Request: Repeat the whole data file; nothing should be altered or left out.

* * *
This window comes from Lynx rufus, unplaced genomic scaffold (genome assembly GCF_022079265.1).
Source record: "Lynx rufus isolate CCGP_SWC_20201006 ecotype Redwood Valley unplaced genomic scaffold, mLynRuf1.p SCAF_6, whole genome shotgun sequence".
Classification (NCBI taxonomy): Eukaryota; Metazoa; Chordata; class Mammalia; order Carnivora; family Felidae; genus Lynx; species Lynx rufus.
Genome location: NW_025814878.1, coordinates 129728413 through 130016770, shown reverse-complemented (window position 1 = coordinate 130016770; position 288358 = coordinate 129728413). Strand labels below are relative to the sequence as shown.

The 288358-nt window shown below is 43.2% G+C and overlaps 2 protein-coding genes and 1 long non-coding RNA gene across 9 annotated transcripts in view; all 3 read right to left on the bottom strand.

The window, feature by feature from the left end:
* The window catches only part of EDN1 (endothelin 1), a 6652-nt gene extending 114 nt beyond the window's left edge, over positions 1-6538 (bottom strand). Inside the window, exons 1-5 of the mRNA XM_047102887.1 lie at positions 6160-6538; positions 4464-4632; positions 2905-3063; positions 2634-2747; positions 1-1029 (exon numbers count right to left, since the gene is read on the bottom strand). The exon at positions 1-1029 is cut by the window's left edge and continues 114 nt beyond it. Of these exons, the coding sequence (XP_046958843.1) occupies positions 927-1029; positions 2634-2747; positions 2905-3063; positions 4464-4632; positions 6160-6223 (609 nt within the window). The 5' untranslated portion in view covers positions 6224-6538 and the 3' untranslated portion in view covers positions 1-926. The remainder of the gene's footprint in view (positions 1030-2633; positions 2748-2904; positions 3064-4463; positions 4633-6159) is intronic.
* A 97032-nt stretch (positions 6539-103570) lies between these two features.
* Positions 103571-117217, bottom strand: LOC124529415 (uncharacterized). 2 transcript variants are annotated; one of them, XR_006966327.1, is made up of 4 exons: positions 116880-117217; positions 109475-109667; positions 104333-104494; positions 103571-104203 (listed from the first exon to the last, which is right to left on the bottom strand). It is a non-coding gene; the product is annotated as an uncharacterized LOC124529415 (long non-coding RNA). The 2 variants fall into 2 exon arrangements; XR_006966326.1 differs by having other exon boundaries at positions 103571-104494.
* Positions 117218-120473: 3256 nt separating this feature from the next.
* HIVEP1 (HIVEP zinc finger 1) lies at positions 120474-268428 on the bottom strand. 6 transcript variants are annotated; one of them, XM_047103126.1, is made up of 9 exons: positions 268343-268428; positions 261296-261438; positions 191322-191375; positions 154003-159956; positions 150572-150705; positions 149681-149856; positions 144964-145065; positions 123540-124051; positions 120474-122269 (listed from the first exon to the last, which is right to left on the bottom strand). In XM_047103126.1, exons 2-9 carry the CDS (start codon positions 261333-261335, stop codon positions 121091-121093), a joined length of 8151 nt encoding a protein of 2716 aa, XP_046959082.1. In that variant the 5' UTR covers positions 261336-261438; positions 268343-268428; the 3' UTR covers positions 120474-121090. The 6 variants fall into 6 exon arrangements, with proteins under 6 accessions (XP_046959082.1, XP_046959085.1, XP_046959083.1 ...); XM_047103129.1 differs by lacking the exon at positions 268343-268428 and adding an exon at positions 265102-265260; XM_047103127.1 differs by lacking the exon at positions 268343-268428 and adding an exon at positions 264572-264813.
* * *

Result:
This window comes from Lynx rufus, unplaced genomic scaffold (genome assembly GCF_022079265.1).
Source record: "Lynx rufus isolate CCGP_SWC_20201006 ecotype Redwood Valley unplaced genomic scaffold, mLynRuf1.p SCAF_6, whole genome shotgun sequence".
Classification (NCBI taxonomy): Eukaryota; Metazoa; Chordata; class Mammalia; order Carnivora; family Felidae; genus Lynx; species Lynx rufus.
Genome location: NW_025814878.1, coordinates 129728413 through 130016770, shown reverse-complemented (window position 1 = coordinate 130016770; position 288358 = coordinate 129728413). Strand labels below are relative to the sequence as shown.

The 288358-nt window shown below is 43.2% G+C and overlaps 2 protein-coding genes and 1 long non-coding RNA gene across 9 annotated transcripts in view; all 3 read right to left on the bottom strand.

The window, feature by feature from the left end:
* The window catches only part of EDN1 (endothelin 1), a 6652-nt gene extending 114 nt beyond the window's left edge, over positions 1-6538 (bottom strand). Inside the window, exons 1-5 of the mRNA XM_047102887.1 lie at positions 6160-6538; positions 4464-4632; positions 2905-3063; positions 2634-2747; positions 1-1029 (exon numbers count right to left, since the gene is read on the bottom strand). The exon at positions 1-1029 is cut by the window's left edge and continues 114 nt beyond it. Of these exons, the coding sequence (XP_046958843.1) occupies positions 927-1029; positions 2634-2747; positions 2905-3063; positions 4464-4632; positions 6160-6223 (609 nt within the window). The 5' untranslated portion in view covers positions 6224-6538 and the 3' untranslated portion in view covers positions 1-926. The remainder of the gene's footprint in view (positions 1030-2633; positions 2748-2904; positions 3064-4463; positions 4633-6159) is intronic.
* A 97032-nt stretch (positions 6539-103570) lies between these two features.
* Positions 103571-117217, bottom strand: LOC124529415 (uncharacterized). 2 transcript variants are annotated; one of them, XR_006966327.1, is made up of 4 exons: positions 116880-117217; positions 109475-109667; positions 104333-104494; positions 103571-104203 (listed from the first exon to the last, which is right to left on the bottom strand). It is a non-coding gene; the product is annotated as an uncharacterized LOC124529415 (long non-coding RNA). The 2 variants fall into 2 exon arrangements; XR_006966326.1 differs by having other exon boundaries at positions 103571-104494.
* Positions 117218-120473: 3256 nt separating this feature from the next.
* HIVEP1 (HIVEP zinc finger 1) lies at positions 120474-268428 on the bottom strand. 6 transcript variants are annotated; one of them, XM_047103126.1, is made up of 9 exons: positions 268343-268428; positions 261296-261438; positions 191322-191375; positions 154003-159956; positions 150572-150705; positions 149681-149856; positions 144964-145065; positions 123540-124051; positions 120474-122269 (listed from the first exon to the last, which is right to left on the bottom strand). In XM_047103126.1, exons 2-9 carry the CDS (start codon positions 261333-261335, stop codon positions 121091-121093), a joined length of 8151 nt encoding a protein of 2716 aa, XP_046959082.1. In that variant the 5' UTR covers positions 261336-261438; positions 268343-268428; the 3' UTR covers positions 120474-121090. The 6 variants fall into 6 exon arrangements, with proteins under 6 accessions (XP_046959082.1, XP_046959085.1, XP_046959083.1 ...); XM_047103129.1 differs by lacking the exon at positions 268343-268428 and adding an exon at positions 265102-265260; XM_047103127.1 differs by lacking the exon at positions 268343-268428 and adding an exon at positions 264572-264813.